While the numbers at home are nowhere near that dire, they are disturbing. Many of the children married between 2000 and 2010 were wed to adults significantly older than they were, the data shows. At least 31 percent were married to a spouse age 21 or older. (The actual number is probably higher, as some states did not provide spousal ages.) Some children were married at an age, or with a spousal age difference, that constitutes statutory rape under their state’s laws. In Idaho, for example, someone 18 or older who has sex with a child under 16 can be charged with a felony and imprisoned for up to 25 years. Yet data from Idaho – which had the highest rate of child marriage of the states that provided data – shows that some 55 girls under 16 were married to men 18 or older between 2000 and 2010.
Many of the states that provided data included categories such as “14 and younger,” without specifying exactly how much younger some brides and grooms were. Thus, the 12-year-olds we found in Alaska, Louisiana and South Carolina’s data might not have been the youngest children wed in America between 2000 and 2010. Also, the data we collected did not account for children wed in religious-only ceremonies or taken overseas to be married, situations that we at Unchained often see.
Most states did not provide identifying information about the children, but Unchained has seen child marriage in nearly every American culture and religion, including Christian, Jewish, Muslim and secular communities. We have seen it in families who have been in America for generations and immigrant families from all over the world. In my experience, parents who marry off their minor children often are motivated by cultural or religious traditions; a desire to control their child’s behavior or sexuality; money (a bride price or dowry); or immigration-related reasons (for instance, when a child sponsors a foreign spouse). And of course, many minors marry of their own volition – even though in most realms of life, our laws do not allow children to make such high-stakes adult decisions.
Parental control over her sexuality was why Sara Siddiqui, 36, was married at 15. Her father discovered that she had a boyfriend from a different cultural background and told her she’d be “damned forever” if she lost her virginity outside of marriage, even though she was still a virgin. He arranged her Islamic wedding to a stranger, 13 years her senior, in less than one day; her civil marriage in Nevada followed when she was 16 and six months pregnant. “I couldn’t even drive yet when I was handed over to this man,” said Siddiqui, who was trapped in her marriage for 10 years. “I wasn’t ready to take care of myself, and I was thrown into taking care of a husband and being a mother.”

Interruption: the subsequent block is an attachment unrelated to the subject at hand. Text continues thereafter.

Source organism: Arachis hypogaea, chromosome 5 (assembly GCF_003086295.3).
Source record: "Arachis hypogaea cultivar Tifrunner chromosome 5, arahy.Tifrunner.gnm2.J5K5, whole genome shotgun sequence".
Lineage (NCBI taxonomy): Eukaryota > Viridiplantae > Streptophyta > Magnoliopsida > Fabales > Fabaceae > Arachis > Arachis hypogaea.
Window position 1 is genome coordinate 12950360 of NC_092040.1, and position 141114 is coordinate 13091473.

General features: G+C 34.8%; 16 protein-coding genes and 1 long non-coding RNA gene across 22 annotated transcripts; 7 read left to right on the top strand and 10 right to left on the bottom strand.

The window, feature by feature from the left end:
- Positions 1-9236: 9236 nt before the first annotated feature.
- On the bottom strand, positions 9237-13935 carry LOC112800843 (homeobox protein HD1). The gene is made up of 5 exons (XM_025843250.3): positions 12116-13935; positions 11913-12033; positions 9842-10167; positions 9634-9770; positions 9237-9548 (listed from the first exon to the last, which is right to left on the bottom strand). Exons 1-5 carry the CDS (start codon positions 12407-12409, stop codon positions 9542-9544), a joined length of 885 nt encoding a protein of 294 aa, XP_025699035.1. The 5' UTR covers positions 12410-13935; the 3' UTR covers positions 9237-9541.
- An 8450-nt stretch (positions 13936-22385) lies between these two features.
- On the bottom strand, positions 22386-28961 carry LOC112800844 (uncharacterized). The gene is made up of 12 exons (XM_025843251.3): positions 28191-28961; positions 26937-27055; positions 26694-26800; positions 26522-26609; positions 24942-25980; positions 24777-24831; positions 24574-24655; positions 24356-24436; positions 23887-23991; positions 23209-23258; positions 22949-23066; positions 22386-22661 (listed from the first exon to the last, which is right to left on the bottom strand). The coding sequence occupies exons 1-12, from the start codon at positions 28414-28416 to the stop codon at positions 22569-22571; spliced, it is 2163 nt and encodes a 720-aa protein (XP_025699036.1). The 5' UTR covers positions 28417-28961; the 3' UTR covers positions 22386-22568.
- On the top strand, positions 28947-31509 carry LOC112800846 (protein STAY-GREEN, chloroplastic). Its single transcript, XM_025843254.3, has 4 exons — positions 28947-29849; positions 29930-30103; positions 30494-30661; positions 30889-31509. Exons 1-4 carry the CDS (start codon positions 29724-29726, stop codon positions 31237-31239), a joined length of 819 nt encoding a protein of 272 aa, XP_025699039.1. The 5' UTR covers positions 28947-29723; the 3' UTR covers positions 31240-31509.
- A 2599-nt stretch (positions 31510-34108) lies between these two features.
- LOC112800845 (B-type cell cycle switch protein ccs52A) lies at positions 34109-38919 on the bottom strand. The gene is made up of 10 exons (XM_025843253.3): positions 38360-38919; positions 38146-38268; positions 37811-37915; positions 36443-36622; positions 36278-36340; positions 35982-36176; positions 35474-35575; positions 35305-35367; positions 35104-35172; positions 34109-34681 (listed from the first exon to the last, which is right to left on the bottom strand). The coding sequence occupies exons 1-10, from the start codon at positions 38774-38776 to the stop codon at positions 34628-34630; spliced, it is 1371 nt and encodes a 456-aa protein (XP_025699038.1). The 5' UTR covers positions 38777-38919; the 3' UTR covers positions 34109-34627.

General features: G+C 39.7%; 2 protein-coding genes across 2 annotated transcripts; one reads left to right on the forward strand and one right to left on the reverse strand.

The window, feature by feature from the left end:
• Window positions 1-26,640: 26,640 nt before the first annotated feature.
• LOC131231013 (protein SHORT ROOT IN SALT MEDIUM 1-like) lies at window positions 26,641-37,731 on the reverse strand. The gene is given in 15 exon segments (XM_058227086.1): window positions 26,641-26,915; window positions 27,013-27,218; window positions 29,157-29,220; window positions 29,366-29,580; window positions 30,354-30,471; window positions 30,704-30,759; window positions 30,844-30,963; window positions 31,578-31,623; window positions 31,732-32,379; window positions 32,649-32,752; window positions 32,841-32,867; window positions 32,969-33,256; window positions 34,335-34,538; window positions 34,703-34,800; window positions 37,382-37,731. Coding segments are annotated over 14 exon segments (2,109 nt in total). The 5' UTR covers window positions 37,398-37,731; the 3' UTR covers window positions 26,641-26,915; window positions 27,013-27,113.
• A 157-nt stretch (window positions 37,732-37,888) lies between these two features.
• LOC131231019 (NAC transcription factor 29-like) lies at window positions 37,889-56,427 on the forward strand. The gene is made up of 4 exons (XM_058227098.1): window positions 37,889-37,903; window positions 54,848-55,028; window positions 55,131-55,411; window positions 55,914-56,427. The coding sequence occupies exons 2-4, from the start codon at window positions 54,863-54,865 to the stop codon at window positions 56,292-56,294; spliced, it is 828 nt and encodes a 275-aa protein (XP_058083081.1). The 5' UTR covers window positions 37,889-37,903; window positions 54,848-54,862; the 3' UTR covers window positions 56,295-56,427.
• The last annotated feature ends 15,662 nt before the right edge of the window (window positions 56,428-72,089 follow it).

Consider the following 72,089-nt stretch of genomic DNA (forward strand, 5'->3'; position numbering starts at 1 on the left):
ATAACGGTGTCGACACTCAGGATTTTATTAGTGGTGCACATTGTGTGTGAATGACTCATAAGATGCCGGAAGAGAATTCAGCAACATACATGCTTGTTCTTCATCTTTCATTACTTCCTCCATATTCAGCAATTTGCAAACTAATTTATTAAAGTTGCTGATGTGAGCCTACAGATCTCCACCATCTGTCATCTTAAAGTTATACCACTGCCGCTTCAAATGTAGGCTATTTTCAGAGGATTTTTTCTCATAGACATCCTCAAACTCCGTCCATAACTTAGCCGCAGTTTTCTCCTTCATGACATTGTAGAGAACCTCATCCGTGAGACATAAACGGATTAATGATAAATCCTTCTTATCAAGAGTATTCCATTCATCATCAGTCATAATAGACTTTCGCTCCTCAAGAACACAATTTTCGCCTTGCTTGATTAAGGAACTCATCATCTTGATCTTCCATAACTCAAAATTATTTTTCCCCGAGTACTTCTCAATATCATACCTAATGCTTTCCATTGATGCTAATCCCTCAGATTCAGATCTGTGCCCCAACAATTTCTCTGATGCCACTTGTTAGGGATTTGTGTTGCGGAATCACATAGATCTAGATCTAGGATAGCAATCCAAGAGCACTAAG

Minors such as Siddiqui can easily be forced into marriage or forced to stay in a marriage. Adults being pressured in this way have options, including access to domestic-violence shelters. But a child who leaves home is considered a runaway; the police try to return her to her family and could even charge our organization criminally if we were to get involved. Most domestic-violence shelters do not accept minors, and youth shelters typically notify parents that their children are there. Child-protective services are usually not a solution, either: Caseworkers point out that preventing legal marriages is not in their mandate.
Those fleeing a forced marriage often have complex legal needs, but for children, obtaining legal representation is extremely difficult. Even if they can afford to pay attorney’s fees, contracts with children, including retainer agreements, generally can be voided by the child, making them undesirable clients to lawyers. Further, children typically are not allowed to file legal actions in their own names.
Regardless of whether the union was the child’s or the parents’ idea, marriage before 18 has catastrophic, lifelong effects on a girl, undermining her health, education and economic opportunities while increasing her risk of experiencing violence.
Women who marry at 18 or younger face a 23 percent higher risk of heart attack, diabetes, cancer and stroke than do women who marry between ages 19 and 25, partly because early marriage can lead to added stress and forfeited education. Women who wed before 18 also are at increased risk of developing various psychiatric disorders, even when controlling for socio-demographic factors.
American girls who marry before 19 are 50 percent more likely than their unmarried peers to drop out of high school and four times less likely to graduate from college. A girl who marries young is 31 percentage points more likely to live in poverty when she is older, a striking figure that appears to be unrelated to preexisting differences in such girls. And, according to a global study, women who marry before 18 are three times more likely to be beaten by their spouses than women who wed at 21 or older.
Ending child marriage should be simple. Every state can pass the legislation I’ve helped write to eliminate exceptions that allow marriage before age 18 – or set the marriage age higher than 18, in states where the age of majority is higher. New Jersey is the closest state to doing this, with a bill advancing in the legislature that would end all marriage before 18. Massachusetts recently introduced a similar bill.